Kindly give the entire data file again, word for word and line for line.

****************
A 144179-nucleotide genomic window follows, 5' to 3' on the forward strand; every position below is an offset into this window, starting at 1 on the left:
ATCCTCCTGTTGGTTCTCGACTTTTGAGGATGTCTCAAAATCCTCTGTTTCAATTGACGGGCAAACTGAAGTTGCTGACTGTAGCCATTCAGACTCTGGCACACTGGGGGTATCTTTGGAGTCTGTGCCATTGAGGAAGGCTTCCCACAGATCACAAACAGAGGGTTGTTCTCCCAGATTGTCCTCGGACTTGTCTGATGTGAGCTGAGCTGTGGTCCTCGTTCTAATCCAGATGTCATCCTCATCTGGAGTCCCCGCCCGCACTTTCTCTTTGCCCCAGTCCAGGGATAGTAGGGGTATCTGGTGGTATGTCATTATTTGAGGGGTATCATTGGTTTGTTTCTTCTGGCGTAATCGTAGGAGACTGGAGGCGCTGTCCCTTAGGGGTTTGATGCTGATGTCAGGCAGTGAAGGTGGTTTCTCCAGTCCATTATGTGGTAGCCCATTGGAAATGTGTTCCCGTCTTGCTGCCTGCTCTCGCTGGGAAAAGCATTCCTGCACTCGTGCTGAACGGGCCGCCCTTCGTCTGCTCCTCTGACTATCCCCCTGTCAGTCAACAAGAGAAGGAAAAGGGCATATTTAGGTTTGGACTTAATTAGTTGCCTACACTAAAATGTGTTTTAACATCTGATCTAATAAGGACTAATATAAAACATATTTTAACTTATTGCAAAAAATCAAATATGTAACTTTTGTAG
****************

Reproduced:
A 144179-nucleotide genomic window follows, 5' to 3' on the forward strand; every position below is an offset into this window, starting at 1 on the left:
ATCCTCCTGTTGGTTCTCGACTTTTGAGGATGTCTCAAAATCCTCTGTTTCAATTGACGGGCAAACTGAAGTTGCTGACTGTAGCCATTCAGACTCTGGCACACTGGGGGTATCTTTGGAGTCTGTGCCATTGAGGAAGGCTTCCCACAGATCACAAACAGAGGGTTGTTCTCCCAGATTGTCCTCGGACTTGTCTGATGTGAGCTGAGCTGTGGTCCTCGTTCTAATCCAGATGTCATCCTCATCTGGAGTCCCCGCCCGCACTTTCTCTTTGCCCCAGTCCAGGGATAGTAGGGGTATCTGGTGGTATGTCATTATTTGAGGGGTATCATTGGTTTGTTTCTTCTGGCGTAATCGTAGGAGACTGGAGGCGCTGTCCCTTAGGGGTTTGATGCTGATGTCAGGCAGTGAAGGTGGTTTCTCCAGTCCATTATGTGGTAGCCCATTGGAAATGTGTTCCCGTCTTGCTGCCTGCTCTCGCTGGGAAAAGCATTCCTGCACTCGTGCTGAACGGGCCGCCCTTCGTCTGCTCCTCTGACTATCCCCCTGTCAGTCAACAAGAGAAGGAAAAGGGCATATTTAGGTTTGGACTTAATTAGTTGCCTACACTAAAATGTGTTTTAACATCTGATCTAATAAGGACTAATATAAAACATATTTTAACTTATTGCAAAAAATCAAATATGTAACTTTTGTAG